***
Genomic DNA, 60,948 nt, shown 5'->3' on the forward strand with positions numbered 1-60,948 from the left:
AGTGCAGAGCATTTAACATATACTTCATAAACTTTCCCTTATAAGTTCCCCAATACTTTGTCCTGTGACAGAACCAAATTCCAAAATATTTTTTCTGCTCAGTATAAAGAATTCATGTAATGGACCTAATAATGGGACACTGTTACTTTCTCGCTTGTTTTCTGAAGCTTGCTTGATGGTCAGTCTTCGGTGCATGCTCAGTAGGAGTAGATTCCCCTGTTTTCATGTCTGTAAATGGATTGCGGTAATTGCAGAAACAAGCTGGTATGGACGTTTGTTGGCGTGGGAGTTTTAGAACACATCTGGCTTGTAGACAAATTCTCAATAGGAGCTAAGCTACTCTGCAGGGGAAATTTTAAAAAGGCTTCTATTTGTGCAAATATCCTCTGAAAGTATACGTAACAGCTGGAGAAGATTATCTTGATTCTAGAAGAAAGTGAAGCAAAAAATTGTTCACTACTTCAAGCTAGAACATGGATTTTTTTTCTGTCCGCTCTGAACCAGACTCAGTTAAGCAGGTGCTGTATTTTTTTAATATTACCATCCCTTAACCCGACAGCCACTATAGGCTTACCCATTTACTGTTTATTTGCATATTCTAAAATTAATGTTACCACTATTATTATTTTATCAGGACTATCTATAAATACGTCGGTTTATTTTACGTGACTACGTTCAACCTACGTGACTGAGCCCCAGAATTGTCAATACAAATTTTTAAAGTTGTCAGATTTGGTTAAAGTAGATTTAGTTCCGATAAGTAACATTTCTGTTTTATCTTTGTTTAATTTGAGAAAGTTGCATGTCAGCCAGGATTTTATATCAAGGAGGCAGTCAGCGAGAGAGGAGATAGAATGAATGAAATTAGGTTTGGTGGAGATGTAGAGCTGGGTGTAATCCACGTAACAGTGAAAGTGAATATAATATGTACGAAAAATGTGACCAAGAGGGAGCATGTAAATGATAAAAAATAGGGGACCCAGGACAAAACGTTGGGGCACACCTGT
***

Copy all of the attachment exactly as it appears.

Genomic DNA, 60,948 nt, shown 5'->3' on the forward strand with positions numbered 1-60,948 from the left:
AGTGCAGAGCATTTAACATATACTTCATAAACTTTCCCTTATAAGTTCCCCAATACTTTGTCCTGTGACAGAACCAAATTCCAAAATATTTTTTCTGCTCAGTATAAAGAATTCATGTAATGGACCTAATAATGGGACACTGTTACTTTCTCGCTTGTTTTCTGAAGCTTGCTTGATGGTCAGTCTTCGGTGCATGCTCAGTAGGAGTAGATTCCCCTGTTTTCATGTCTGTAAATGGATTGCGGTAATTGCAGAAACAAGCTGGTATGGACGTTTGTTGGCGTGGGAGTTTTAGAACACATCTGGCTTGTAGACAAATTCTCAATAGGAGCTAAGCTACTCTGCAGGGGAAATTTTAAAAAGGCTTCTATTTGTGCAAATATCCTCTGAAAGTATACGTAACAGCTGGAGAAGATTATCTTGATTCTAGAAGAAAGTGAAGCAAAAAATTGTTCACTACTTCAAGCTAGAACATGGATTTTTTTTCTGTCCGCTCTGAACCAGACTCAGTTAAGCAGGTGCTGTATTTTTTTAATATTACCATCCCTTAACCCGACAGCCACTATAGGCTTACCCATTTACTGTTTATTTGCATATTCTAAAATTAATGTTACCACTATTATTATTTTATCAGGACTATCTATAAATACGTCGGTTTATTTTACGTGACTACGTTCAACCTACGTGACTGAGCCCCAGAATTGTCAATACAAATTTTTAAAGTTGTCAGATTTGGTTAAAGTAGATTTAGTTCCGATAAGTAACATTTCTGTTTTATCTTTGTTTAATTTGAGAAAGTTGCATGTCAGCCAGGATTTTATATCAAGGAGGCAGTCAGCGAGAGAGGAGATAGAATGAATGAAATTAGGTTTGGTGGAGATGTAGAGCTGGGTGTAATCCACGTAACAGTGAAAGTGAATATAATATGTACGAAAAATGTGACCAAGAGGGAGCATGTAAATGATAAAAAATAGGGGACCCAGGACAAAACGTTGGGGCACACCTGT